Where and when
The season of exhibitions at the Forte Belvedere starts again with a program entirely dedicated to artists who have distinguished themselves in the field of photography and video, with archive materials and new productions.
On Thursday 23 June 2022 the Forte Belvedere will be closed to the public for the whole day to allow the carrying out of all the preparatory activities for the institutional event concerning the ceremony for the awarding of the Fiorino d’Oro of the City of Florence.
Tuesday – Sunday
Monday 15 August
Starting from June 18 and until October 2, 2022, Forte Belvedere hosts the exhibitions Play It Again, the personal exhibition of Rä di Martino, a project of the Museo Novecento curated by Sergio Risaliti, and FOTOGRAFE! curated by Emanuela Sesti and Walter Guadagnini, presented and promoted by the Alinari Foundation for Photography and the CR Firenze Foundation, in collaboration with the Municipality of Florence. The latter, developed on two locations, between the building of Forte Belvedere and Villa Bardini, has as its absolute protagonists the photographers of yesterday and today, in a single itinerary, rich and evocative, which sees original works from the Alinari Archives alongside productions contemporary.
Artist among the most appreciated nationally and internationally, Rä di Martino is the main protagonist of the summer exhibition at Forte Belvedere. Play It Again inaugurates a new scientific path of the Forte Belvedere under the curatorial direction of the Museo Novecento which continues in its delocalization of the proposals outside the headquarters in Piazza Santa Maria Novella.
A choice in line with the scientific planning undertaken in recent years by the Museo Novecento which has always accompanied the exhibitions dedicated to the great artists of the 20th century to the discovery and enhancement of young artists and artists of our time, encouraging contemporary productions and paying particular attention towards the languages of photography and video installation.
The works of Rä di Martino are inhabited by pop culture characters who seem to re-emerge from corners of our memory that we thought were buried. They reappear, almost randomly, in the form of caricatures of their stresses in the balance between the grotesque and the pitiful, giving life to this sort of archeology of the memory of mass culture. These characters, almost “heroes” of our childhood, are catapulted into timeless settings or settings without history or even in totally different contexts, the result of an ironic cinematic quotation. This is how the disturbing, or rather, destabilizing element comes into play, which after an initial attraction disorientates the user. The cinematic and Hollywood quotes are not limited to the sets or settings, but also translate into the shooting or lighting techniques used. Hollywood is a continuous source of inspiration for the artist, for the consumerist vision of the great cinema productions that infect the society that uses it, recalling the ideas of Andy Warhol’s pop art. Always influenced by the filmic device, the art of Rä di Martino seems to translate more refined elements derived from the cinematic environment into a sort of kitsch, such as the original soundtracks, without however ever falling into real bad taste. , but rather changing it into something sophisticated and conceptual. Music is another fundamental point of Rä di Martino’s art, which manages to disorient the observer. The alienating effect is one of the distinctive traits of the Italian artist’s work, also obtained with an improper and imperfect use of special effects. It is an art that deceives and enchants that of Rä di Martino, letting us lose ourselves in the maze of our fragmentary memory, approaching some references and then sidetracking us through others.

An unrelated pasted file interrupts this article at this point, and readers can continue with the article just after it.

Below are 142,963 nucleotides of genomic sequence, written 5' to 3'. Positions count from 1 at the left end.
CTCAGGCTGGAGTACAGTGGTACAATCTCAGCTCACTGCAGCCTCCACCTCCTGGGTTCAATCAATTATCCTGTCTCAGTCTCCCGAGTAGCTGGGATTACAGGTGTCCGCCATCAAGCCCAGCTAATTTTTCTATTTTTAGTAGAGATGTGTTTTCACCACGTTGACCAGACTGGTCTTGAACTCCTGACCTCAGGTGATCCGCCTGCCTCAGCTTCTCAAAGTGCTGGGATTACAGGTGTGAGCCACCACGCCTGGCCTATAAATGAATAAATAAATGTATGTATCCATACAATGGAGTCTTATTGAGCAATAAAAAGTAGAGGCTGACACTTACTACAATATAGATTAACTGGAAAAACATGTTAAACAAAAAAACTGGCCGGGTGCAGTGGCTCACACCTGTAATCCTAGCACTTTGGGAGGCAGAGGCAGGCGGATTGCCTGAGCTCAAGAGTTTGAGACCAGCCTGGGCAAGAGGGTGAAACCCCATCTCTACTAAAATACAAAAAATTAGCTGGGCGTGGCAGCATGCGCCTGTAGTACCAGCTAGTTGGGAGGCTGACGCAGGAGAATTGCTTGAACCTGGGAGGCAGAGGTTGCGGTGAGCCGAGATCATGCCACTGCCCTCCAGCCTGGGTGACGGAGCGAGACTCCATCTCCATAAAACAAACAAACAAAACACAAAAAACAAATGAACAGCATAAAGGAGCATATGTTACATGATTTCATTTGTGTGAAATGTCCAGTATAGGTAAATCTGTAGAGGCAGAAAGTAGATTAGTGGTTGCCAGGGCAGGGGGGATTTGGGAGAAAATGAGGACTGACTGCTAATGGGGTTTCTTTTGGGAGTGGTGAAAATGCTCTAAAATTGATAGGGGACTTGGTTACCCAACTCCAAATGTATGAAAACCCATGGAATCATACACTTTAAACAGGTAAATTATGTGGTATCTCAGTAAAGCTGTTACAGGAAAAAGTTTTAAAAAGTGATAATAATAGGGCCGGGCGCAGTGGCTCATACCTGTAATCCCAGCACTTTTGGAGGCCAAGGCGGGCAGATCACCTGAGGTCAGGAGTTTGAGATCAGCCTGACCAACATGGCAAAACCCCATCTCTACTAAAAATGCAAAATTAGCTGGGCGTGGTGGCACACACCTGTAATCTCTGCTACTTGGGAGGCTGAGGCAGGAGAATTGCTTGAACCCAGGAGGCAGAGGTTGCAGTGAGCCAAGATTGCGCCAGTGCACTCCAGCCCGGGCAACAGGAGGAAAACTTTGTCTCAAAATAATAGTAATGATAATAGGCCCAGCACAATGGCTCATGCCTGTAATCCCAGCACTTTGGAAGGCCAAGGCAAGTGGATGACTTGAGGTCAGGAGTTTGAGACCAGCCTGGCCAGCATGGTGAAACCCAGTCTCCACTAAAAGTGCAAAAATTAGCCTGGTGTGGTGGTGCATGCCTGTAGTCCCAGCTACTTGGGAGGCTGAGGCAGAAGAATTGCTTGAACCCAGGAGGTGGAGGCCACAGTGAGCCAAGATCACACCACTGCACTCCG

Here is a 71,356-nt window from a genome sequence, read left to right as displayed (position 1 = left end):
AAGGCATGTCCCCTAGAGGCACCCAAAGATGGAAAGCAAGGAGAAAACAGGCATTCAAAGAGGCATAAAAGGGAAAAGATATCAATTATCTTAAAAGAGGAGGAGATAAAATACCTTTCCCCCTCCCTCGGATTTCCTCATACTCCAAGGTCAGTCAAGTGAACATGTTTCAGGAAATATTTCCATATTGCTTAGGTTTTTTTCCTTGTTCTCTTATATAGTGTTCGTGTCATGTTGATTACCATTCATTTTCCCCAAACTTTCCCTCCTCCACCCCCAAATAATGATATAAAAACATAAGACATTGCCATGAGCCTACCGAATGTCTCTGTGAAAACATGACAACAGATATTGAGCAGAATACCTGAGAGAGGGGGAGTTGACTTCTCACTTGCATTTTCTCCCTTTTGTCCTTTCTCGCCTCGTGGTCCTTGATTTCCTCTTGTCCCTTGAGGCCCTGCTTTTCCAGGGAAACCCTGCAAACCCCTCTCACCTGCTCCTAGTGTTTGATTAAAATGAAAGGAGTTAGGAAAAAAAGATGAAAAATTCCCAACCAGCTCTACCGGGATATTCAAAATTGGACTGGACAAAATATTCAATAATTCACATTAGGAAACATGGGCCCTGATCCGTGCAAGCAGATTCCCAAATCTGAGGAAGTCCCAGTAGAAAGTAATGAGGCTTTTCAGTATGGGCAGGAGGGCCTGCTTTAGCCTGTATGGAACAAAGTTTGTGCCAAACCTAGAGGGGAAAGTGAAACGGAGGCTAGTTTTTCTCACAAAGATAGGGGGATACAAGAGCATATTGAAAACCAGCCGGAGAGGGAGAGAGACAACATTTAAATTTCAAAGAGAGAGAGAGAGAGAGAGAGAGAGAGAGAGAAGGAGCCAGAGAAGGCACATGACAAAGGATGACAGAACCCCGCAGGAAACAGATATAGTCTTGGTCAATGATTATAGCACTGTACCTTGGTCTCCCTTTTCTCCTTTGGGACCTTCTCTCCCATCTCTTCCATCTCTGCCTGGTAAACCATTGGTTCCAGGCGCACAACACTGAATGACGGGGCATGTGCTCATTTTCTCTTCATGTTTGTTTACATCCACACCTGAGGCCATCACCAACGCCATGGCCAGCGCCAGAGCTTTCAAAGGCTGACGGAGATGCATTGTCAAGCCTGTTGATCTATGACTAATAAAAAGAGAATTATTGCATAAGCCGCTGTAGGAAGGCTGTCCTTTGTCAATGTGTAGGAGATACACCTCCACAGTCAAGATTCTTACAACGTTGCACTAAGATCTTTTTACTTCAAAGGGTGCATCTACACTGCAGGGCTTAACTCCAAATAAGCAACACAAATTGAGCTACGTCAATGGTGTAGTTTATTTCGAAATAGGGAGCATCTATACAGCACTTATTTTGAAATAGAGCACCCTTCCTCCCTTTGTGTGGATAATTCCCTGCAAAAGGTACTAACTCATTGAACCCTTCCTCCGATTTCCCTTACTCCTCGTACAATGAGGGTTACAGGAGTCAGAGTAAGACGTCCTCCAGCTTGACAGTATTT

The Play It Again exhibition unfolds over two floors inside the Forte Belvedere building.
In the large and evocative rooms on the lower floor of the bastion, four videos are presented, three of which have been chosen from those made by the artist since 2014, while The Laughing Dice was made in recent months to be presented here. The video presents a fixed shot, in which a series of dice rolled on a gray background alternate – inside a room drawn in monochrome and empty 3D. The dice feature the face of a man on each side (the actor Lino Musella) and, on each side, a different emotion is assigned: one laughs, one cries, one frowns. With the first die the relationship develops entirely between the face of the die and the spectator. Looking into the camera, the actor establishes direct contact with the observer, so as to make him feel intimately involved in the emotions reflected in the face and expressions of the actor, a sort of alter ego. With the succession of the dice, the faces in play increase and therefore the emotions that intervene even among the dice themselves multiply. A game of fate is created that involves the narration inside the video and our existence, our biography. As in a glass ball, we recognize our emotions and feelings in a continuous and intertwined reflective exchange among the many possibilities made available by the game of life, of which we are active and passive actors at the same time. The sound is simple and repetitive, a dull tick knock, which marks the time slowly and every now and then a distant whistle joins the roll of the dice and grimaces. Like small amber cameos, the dice imprison faces that laugh, cry, despair, get angry, victims of a spell or a deus ex machina, a puppeteer who has already written the screenplay for us.